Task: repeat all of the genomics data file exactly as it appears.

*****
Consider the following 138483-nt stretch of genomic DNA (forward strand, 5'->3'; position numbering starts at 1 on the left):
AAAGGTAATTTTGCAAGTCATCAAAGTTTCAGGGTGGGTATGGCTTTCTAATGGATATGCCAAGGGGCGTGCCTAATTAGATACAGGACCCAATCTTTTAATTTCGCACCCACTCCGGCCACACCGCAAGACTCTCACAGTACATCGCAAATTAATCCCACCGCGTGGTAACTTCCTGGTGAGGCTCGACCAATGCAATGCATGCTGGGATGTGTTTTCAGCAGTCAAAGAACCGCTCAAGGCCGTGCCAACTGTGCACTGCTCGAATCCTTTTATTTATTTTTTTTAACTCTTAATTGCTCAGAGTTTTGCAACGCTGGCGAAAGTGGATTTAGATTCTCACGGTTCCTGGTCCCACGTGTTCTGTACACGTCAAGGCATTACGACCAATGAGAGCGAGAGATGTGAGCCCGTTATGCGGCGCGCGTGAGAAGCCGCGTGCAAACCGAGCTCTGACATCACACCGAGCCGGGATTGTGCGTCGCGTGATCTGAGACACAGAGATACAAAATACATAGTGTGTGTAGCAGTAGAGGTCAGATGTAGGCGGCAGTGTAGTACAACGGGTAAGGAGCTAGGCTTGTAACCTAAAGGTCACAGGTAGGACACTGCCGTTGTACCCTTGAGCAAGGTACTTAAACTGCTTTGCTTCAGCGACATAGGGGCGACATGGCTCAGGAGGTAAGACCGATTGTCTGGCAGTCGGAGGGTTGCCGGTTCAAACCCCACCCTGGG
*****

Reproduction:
Consider the following 138483-nt stretch of genomic DNA (forward strand, 5'->3'; position numbering starts at 1 on the left):
AAAGGTAATTTTGCAAGTCATCAAAGTTTCAGGGTGGGTATGGCTTTCTAATGGATATGCCAAGGGGCGTGCCTAATTAGATACAGGACCCAATCTTTTAATTTCGCACCCACTCCGGCCACACCGCAAGACTCTCACAGTACATCGCAAATTAATCCCACCGCGTGGTAACTTCCTGGTGAGGCTCGACCAATGCAATGCATGCTGGGATGTGTTTTCAGCAGTCAAAGAACCGCTCAAGGCCGTGCCAACTGTGCACTGCTCGAATCCTTTTATTTATTTTTTTTAACTCTTAATTGCTCAGAGTTTTGCAACGCTGGCGAAAGTGGATTTAGATTCTCACGGTTCCTGGTCCCACGTGTTCTGTACACGTCAAGGCATTACGACCAATGAGAGCGAGAGATGTGAGCCCGTTATGCGGCGCGCGTGAGAAGCCGCGTGCAAACCGAGCTCTGACATCACACCGAGCCGGGATTGTGCGTCGCGTGATCTGAGACACAGAGATACAAAATACATAGTGTGTGTAGCAGTAGAGGTCAGATGTAGGCGGCAGTGTAGTACAACGGGTAAGGAGCTAGGCTTGTAACCTAAAGGTCACAGGTAGGACACTGCCGTTGTACCCTTGAGCAAGGTACTTAAACTGCTTTGCTTCAGCGACATAGGGGCGACATGGCTCAGGAGGTAAGACCGATTGTCTGGCAGTCGGAGGGTTGCCGGTTCAAACCCCACCCTGGG